This is the way that everyone goes to Alamere Falls, even though it ends with an off-trail climb down eroding cliffs. The sheer number of people (including little kids) successfully scrambling up and down the cliff without too much difficulty make it look pretty easy, but according to the park’s website, almost every week people get sprained ankles and other injuries here, and have to be rescued. There’s no cell phone coverage in the park, so to get help someone has to walk all the way back to the trailhead, leaving the injured person stranded on the beach with the tide coming in.
The hike starts at the Palomarin Trailhead, which is reached by a bumpy and sometimes severely potholed gravel road. On nice summer weekends the lot is completely full from about 10 am until about 4 pm, so a lot of visitors end up walking an extra three-quarters of a mile each way to reach the trailhead. If it gets really busy, rangers can close off the road to the trailhead entirely. There’s actually a sign on Highway 1 that’s supposed to warn you if the parking lot is full, but it’s not very accurate because they sometimes forget to reset it at the end of the day. The good news is that the number of people parking at the trailhead has been declining for the past few years.
The hike starts with a very pretty stroll along the top of a scrub-covered bluff with some great ocean views. After a few miles, the trail turns inland and climbs into pine woods, passing a series of scenic lakes, which I think are the only natural lakes in the Bay Area. The first half of the hike is mostly open to the sun, while the second half is mostly shaded.
Just after the trail breaks out of the woods and starts descending, there’s an easy-to-miss unofficial path to Alamere Falls. It’s a little, unmarked hole in the brush, usually with a few people standing around. Almost everyone walks right past it and ends up backtracking.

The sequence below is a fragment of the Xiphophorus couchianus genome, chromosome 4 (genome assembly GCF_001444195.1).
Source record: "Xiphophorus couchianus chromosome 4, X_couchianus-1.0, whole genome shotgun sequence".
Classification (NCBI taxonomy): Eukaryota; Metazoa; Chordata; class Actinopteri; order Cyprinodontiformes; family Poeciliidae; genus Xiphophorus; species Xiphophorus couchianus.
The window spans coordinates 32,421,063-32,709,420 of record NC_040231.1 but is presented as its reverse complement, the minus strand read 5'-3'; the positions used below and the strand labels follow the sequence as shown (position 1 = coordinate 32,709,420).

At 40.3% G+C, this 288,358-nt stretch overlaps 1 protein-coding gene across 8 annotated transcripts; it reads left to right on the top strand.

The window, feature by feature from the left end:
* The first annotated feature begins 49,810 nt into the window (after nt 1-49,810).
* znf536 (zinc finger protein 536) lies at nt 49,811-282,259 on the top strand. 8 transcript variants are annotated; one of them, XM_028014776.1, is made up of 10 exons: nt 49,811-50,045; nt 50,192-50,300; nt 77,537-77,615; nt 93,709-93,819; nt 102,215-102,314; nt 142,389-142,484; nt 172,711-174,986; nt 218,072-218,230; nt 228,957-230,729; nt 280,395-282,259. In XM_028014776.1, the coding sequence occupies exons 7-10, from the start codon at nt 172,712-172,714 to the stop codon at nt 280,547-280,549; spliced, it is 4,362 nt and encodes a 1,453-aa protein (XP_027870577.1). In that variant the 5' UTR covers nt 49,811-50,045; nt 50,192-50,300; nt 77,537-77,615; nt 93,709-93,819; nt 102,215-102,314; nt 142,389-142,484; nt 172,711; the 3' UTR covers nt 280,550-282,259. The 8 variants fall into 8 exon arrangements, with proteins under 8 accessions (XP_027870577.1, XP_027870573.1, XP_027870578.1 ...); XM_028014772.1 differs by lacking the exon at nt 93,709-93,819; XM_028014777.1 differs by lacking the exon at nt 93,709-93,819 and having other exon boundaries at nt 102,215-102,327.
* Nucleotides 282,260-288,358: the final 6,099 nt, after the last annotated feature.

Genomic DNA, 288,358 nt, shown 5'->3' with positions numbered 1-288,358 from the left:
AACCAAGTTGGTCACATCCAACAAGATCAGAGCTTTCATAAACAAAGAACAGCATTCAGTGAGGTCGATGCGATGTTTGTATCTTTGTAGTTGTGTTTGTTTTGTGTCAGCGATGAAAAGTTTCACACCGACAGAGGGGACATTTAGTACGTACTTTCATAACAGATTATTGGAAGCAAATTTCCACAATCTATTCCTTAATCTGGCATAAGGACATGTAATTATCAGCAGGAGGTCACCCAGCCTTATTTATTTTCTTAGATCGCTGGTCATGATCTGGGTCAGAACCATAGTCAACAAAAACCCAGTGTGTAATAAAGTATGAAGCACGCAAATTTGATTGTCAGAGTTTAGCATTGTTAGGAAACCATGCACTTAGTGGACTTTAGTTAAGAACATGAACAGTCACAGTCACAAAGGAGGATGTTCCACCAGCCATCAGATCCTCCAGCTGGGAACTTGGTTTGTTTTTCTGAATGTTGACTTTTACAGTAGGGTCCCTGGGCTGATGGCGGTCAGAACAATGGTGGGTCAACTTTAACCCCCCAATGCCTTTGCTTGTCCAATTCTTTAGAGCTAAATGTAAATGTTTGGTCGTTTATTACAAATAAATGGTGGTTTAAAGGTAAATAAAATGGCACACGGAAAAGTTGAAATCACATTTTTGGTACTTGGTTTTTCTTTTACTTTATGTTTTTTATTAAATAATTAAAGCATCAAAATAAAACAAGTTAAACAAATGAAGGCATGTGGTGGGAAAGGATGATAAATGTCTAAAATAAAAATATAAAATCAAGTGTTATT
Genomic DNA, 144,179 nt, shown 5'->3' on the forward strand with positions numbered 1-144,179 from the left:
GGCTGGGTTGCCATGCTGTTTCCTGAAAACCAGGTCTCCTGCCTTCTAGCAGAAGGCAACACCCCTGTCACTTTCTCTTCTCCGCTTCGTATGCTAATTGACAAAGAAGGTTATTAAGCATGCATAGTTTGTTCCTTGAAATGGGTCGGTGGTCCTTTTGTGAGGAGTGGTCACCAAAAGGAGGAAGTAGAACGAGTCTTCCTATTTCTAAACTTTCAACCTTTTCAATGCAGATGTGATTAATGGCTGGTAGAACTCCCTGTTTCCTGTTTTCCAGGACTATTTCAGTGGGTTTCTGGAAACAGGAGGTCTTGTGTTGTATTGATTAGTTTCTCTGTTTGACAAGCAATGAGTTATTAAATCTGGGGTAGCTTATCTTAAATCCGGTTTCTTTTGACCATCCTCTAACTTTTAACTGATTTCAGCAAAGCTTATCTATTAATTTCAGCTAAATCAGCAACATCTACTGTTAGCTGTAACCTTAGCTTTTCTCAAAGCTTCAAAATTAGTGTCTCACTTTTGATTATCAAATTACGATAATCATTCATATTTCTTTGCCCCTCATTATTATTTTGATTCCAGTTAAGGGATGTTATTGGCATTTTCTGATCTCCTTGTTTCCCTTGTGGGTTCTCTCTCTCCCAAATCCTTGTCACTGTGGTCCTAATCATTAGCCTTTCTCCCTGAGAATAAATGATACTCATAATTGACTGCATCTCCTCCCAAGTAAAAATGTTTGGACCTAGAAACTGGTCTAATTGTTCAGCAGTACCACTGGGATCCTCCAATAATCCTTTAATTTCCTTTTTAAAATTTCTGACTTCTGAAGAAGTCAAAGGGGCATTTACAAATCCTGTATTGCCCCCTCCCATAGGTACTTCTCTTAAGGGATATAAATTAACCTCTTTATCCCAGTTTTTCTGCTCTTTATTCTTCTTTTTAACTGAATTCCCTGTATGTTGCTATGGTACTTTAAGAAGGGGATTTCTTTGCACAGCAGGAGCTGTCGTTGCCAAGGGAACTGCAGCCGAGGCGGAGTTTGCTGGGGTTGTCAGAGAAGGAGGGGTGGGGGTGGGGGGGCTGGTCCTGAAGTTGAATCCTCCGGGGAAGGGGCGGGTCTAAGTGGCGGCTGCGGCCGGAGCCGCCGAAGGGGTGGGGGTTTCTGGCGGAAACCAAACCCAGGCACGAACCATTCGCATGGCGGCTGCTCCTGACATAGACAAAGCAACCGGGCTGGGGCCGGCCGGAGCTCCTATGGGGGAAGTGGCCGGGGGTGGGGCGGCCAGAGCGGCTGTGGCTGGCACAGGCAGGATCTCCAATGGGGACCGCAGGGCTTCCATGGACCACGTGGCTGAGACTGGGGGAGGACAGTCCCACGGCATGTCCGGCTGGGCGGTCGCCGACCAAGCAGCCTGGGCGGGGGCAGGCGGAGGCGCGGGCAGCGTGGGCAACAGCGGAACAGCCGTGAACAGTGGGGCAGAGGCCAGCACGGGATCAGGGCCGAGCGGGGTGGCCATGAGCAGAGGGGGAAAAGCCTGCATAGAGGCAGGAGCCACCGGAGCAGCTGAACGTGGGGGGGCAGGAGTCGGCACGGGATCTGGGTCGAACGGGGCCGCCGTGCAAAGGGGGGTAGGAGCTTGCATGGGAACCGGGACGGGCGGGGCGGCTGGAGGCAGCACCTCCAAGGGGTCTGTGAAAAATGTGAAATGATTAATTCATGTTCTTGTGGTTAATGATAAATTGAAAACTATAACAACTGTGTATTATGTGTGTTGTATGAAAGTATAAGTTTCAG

The side trail used to be a ranch road, but it was closed in the 1970s when erosion started making the cliffs unsafe. Even when it was officially maintained, it only went to the cliffs above the falls; there’s never been an official trail to the bottom of the falls.
The first few hundred yards of the side trail is overgrown with poison oak and it’s pretty much impossible to walk through without touching it. If the sap of the plant touches exposed skin it produces an itchy rash starting after 1–4 days and lasting 2–4 weeks. I always bring some old raingear to cover up.
After the tunnel of poison oak, the trail descends precipitously through a notch to a wide plateau with two small waterfalls. A creek crosses the plateau and it requires a 4-foot jump or some wading to cross it.
Finally there’s an off-trail scramble down a steep slope covered with loose rock to the beach. The last 10 yards or so are the steepest and seem to be where most injuries occur.
If the tide is above about 3 feet, depending on beach erosion and surf conditions, the waves could be washing against the base of the cliffs, so it might not be possible to reach the base of the falls.
© 2019 David Baselt